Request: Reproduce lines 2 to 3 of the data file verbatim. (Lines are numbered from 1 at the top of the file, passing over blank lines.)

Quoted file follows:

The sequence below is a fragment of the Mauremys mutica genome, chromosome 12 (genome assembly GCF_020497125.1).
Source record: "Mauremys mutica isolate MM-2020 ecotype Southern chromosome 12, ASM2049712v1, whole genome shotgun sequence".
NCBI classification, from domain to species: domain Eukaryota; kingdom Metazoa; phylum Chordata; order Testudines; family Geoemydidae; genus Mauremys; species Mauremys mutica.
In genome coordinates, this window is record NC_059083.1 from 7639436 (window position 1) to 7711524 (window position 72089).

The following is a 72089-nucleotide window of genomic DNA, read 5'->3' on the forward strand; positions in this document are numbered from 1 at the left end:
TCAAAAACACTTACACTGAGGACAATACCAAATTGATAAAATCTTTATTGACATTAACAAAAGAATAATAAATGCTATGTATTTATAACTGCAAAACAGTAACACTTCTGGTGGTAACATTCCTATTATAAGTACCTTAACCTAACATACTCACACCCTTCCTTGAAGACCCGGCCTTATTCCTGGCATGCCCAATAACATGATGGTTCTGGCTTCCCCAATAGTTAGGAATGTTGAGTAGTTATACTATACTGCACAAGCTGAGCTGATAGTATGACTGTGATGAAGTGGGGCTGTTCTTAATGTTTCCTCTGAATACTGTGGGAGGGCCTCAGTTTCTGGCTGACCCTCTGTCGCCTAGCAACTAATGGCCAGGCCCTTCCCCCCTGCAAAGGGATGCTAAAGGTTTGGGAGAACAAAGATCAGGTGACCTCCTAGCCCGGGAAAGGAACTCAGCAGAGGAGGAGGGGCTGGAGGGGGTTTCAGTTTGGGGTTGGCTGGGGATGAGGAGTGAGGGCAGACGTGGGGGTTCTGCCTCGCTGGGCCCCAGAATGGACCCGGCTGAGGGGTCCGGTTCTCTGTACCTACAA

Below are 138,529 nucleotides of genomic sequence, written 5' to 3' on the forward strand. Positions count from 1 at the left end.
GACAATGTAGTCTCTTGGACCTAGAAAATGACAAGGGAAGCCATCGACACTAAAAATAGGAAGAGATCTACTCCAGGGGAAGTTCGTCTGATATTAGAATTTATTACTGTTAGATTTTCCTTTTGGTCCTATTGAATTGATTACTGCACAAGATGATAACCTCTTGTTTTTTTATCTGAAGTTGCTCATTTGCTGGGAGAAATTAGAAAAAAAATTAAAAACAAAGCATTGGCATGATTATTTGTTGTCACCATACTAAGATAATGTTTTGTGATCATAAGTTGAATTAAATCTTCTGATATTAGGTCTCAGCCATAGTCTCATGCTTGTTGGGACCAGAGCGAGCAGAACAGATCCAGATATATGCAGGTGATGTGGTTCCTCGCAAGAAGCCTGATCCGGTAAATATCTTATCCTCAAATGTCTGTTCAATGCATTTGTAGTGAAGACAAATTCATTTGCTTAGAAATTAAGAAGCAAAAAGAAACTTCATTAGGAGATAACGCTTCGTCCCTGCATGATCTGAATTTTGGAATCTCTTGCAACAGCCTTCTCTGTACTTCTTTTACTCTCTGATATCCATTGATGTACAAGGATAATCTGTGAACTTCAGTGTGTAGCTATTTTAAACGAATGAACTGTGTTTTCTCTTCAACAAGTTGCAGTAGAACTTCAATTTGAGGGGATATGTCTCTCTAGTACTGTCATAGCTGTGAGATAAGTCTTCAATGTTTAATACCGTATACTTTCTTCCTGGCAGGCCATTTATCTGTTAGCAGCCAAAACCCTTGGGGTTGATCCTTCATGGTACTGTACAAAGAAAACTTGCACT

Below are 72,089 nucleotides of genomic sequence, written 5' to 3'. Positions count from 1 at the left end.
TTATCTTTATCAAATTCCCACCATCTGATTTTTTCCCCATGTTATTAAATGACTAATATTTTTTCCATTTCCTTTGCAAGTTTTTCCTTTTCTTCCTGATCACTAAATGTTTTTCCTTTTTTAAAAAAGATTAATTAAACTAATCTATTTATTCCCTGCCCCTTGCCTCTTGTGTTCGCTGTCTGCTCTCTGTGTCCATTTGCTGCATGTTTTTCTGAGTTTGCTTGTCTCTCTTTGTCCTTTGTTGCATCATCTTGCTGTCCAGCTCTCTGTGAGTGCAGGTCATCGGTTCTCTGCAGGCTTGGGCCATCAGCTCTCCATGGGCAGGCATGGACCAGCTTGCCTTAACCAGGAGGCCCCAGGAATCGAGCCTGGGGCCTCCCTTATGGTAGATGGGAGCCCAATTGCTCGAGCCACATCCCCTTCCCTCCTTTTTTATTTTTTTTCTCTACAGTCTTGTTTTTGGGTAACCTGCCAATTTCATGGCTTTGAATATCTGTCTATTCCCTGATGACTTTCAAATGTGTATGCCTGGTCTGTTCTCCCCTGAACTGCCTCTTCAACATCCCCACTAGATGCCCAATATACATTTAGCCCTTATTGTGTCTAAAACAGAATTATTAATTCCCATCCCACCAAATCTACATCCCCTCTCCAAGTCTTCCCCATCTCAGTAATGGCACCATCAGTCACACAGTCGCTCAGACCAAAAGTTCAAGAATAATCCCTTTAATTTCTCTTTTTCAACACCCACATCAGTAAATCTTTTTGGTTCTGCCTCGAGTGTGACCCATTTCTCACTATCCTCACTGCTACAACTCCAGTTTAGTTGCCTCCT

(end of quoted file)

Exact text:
Source record: "Mauremys mutica isolate MM-2020 ecotype Southern chromosome 12, ASM2049712v1, whole genome shotgun sequence".
NCBI classification, from domain to species: domain Eukaryota; kingdom Metazoa; phylum Chordata; order Testudines; family Geoemydidae; genus Mauremys; species Mauremys mutica.